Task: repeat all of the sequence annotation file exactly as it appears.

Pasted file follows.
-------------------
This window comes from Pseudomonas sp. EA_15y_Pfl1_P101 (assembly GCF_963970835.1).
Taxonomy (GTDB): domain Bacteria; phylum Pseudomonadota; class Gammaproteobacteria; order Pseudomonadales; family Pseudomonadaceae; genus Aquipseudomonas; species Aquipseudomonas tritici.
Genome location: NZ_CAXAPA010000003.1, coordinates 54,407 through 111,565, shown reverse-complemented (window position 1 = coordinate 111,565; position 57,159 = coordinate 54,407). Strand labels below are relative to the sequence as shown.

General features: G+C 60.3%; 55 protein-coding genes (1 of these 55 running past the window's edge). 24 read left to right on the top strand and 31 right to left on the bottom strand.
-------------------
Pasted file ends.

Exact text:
This window comes from Pseudomonas sp. EA_15y_Pfl1_P101 (assembly GCF_963970835.1).
Taxonomy (GTDB): domain Bacteria; phylum Pseudomonadota; class Gammaproteobacteria; order Pseudomonadales; family Pseudomonadaceae; genus Aquipseudomonas; species Aquipseudomonas tritici.
Genome location: NZ_CAXAPA010000003.1, coordinates 54,407 through 111,565, shown reverse-complemented (window position 1 = coordinate 111,565; position 57,159 = coordinate 54,407). Strand labels below are relative to the sequence as shown.

General features: G+C 60.3%; 55 protein-coding genes (1 of these 55 running past the window's edge). 24 read left to right on the top strand and 31 right to left on the bottom strand.